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Evaluation of the National Aerospace Initiative NRO National Reconnaissance Office OML outer mold line OMS orbital maneuvering system ONR Office of Naval Research ORDs operational requirements document ORS Operationally Responsive Spacelift ORSC oxidizer-rich staged combustion ORU orbital replacement unit OSD Office of the Secretary of Defense OSP orbital space plane OSTP Office of Science and Technology Policy OTV orbit transfer vehicle P&W Pratt & Whitney PBR President’s budget request PDR preliminary design review PGS Prompt Global Strike PLIF planar laser-induced fluorescence PRD program requirements document R&D research and development RAA regional airline association RANS Reynolds-averaged Navier-Stokes RASCAL Responsive Access, Small Cargo, Affordable Launch (program) RATTLRS Revolutionary Approach to Time-Critical Long-Range Strike (program) RBCC rocket-based combined cycle RCS reaction control system RDT&E research, development, test, and evaluation RFI Resource Conservation and Recovery Act facility investigation RLV reusable launch vehicle RP rocket propellant RTA Revolutionary Turbine Accelerator (program) S&E science and engineering S&T science and technology SAALT Secretary of the Army for Acquisition, Logistics, and Technology SAF Secretary of the Air Force SBR space-based radar SC Space Control SDB small-diameter bomb SECAF Secretary of the Air Force SECDEF Secretary of Defense SED Single-Engine Demonstrator (program) SJ scramjet SLV small launch vehicle SMC Space and Missile Systems Center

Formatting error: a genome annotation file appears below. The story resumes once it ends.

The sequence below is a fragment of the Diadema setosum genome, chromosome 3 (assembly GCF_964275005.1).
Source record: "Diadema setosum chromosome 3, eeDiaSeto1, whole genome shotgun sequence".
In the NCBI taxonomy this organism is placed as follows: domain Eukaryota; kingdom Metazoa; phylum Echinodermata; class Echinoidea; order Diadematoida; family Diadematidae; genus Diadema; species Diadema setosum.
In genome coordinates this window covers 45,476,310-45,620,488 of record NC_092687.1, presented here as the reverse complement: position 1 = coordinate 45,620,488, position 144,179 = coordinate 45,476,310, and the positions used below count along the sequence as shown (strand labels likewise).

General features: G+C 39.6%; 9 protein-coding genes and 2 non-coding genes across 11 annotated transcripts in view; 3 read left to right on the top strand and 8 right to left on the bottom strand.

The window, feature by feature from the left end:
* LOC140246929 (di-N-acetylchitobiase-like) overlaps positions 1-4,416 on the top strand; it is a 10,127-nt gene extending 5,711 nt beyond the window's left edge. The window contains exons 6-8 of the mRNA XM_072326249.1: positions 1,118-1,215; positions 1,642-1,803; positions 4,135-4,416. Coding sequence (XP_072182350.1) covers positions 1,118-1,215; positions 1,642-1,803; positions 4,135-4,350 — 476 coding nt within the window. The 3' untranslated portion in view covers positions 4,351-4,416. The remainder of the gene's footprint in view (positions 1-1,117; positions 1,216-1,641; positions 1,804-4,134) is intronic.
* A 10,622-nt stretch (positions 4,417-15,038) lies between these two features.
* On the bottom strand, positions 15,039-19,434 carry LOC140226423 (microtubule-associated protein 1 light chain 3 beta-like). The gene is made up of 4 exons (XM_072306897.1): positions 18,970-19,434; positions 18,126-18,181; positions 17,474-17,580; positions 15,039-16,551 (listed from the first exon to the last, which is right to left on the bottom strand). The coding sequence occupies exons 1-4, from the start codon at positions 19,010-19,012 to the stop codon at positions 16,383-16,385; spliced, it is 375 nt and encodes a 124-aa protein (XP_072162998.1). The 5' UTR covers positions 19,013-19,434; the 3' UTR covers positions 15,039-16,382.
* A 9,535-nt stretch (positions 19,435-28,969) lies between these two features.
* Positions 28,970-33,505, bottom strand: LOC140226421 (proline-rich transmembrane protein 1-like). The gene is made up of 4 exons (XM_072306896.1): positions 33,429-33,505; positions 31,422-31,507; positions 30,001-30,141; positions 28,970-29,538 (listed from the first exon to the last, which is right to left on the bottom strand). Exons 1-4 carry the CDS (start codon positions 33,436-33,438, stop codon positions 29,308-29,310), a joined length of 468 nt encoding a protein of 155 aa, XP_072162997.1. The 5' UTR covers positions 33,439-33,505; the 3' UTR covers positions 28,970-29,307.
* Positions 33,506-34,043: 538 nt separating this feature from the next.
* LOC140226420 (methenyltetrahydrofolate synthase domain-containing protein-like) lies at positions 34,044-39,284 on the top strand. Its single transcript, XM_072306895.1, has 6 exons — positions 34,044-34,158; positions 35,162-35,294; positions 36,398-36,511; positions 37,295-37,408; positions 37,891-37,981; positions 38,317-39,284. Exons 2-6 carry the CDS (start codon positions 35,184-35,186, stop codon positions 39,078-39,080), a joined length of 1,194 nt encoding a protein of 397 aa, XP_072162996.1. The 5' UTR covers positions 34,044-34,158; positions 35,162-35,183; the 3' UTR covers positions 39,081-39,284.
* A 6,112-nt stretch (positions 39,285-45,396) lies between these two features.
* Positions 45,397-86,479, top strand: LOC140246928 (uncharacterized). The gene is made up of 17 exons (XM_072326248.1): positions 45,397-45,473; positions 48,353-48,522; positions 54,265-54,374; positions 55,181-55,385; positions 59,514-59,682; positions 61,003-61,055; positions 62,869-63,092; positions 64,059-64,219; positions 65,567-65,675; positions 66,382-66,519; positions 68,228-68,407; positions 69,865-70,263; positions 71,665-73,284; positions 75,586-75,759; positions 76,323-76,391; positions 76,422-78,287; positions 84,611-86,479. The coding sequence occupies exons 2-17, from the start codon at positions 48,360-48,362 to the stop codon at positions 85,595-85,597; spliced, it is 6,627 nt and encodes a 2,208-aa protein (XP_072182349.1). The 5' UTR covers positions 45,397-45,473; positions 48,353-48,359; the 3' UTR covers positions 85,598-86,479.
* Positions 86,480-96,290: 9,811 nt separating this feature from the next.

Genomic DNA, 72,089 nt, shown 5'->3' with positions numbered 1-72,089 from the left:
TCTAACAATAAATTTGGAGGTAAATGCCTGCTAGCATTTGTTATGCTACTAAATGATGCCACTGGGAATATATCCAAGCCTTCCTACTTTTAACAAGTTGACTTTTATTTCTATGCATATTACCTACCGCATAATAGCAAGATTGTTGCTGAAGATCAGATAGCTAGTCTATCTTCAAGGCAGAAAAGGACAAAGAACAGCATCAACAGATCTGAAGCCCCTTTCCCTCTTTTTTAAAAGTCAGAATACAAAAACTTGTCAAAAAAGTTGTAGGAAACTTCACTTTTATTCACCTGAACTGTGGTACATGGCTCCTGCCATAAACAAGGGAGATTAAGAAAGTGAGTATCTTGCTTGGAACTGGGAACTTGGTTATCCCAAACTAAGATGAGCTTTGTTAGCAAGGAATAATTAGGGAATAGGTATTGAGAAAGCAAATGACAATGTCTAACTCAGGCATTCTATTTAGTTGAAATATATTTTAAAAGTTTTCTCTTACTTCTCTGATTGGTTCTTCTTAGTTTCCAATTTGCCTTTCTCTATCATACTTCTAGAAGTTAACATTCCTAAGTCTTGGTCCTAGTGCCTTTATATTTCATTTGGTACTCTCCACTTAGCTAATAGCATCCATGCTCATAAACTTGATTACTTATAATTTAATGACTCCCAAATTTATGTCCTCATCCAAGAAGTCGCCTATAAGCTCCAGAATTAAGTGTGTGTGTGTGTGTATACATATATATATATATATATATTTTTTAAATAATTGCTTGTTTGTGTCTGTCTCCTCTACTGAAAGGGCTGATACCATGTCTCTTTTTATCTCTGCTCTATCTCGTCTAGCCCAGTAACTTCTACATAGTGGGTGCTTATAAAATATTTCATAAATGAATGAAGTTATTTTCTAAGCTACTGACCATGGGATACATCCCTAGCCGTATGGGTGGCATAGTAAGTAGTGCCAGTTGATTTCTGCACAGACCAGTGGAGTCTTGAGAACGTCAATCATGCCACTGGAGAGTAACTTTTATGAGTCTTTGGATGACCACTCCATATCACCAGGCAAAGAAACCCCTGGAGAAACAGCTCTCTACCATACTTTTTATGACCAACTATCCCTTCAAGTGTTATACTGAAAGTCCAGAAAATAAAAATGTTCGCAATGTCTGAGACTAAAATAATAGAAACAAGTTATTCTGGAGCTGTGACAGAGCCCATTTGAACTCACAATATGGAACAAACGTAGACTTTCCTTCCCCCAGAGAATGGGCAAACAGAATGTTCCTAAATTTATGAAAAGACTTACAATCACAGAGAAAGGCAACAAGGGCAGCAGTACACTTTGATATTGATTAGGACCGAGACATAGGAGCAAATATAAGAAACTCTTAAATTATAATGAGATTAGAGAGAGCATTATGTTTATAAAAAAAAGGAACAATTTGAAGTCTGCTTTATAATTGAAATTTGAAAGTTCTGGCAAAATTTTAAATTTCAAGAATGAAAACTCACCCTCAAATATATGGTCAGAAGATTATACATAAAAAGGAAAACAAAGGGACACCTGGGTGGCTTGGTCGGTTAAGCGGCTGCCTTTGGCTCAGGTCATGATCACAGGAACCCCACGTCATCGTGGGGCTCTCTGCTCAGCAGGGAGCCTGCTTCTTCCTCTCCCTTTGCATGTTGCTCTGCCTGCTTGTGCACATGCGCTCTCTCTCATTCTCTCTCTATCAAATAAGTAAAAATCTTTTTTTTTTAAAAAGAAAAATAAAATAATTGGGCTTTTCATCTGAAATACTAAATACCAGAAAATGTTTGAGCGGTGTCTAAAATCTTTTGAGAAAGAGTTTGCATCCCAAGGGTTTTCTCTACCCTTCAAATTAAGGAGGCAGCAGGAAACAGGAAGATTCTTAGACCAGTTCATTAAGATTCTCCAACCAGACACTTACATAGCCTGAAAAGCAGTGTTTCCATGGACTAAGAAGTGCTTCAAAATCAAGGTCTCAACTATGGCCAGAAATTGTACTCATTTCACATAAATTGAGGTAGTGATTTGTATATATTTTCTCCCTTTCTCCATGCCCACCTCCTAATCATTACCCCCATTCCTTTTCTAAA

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Evaluation of the National Aerospace Initiative SMV space maneuvering vehicle SOA state of the art SOV space operations vehicle SSC Stennis Space Center SSTO single stage to orbit STEM space, technology, engineering, and mathematics STS Space Transportation System (shuttles) TBBC turbine-based combination cycle TCT time-critical target TDRSS tracking and data relay satellite system TEO technology executive officer TJ turbojet TOA total obligational authority TPS thermal protection system TRL technology readiness level TSTO two stage to orbit URETI university research, engineering, and technology institute USAF U.S. Air Force USECAF Under Secretary of the Air Force USMC U.S. Marine Corps USSTRATCOM U.S. Strategic Command V&V validation and verification VAATE Versatile Affordable Advanced Turbine Engines (program) VLS vertical launch system VMC vehicle management computer VMS vehicle management system WMD weapons of mass destruction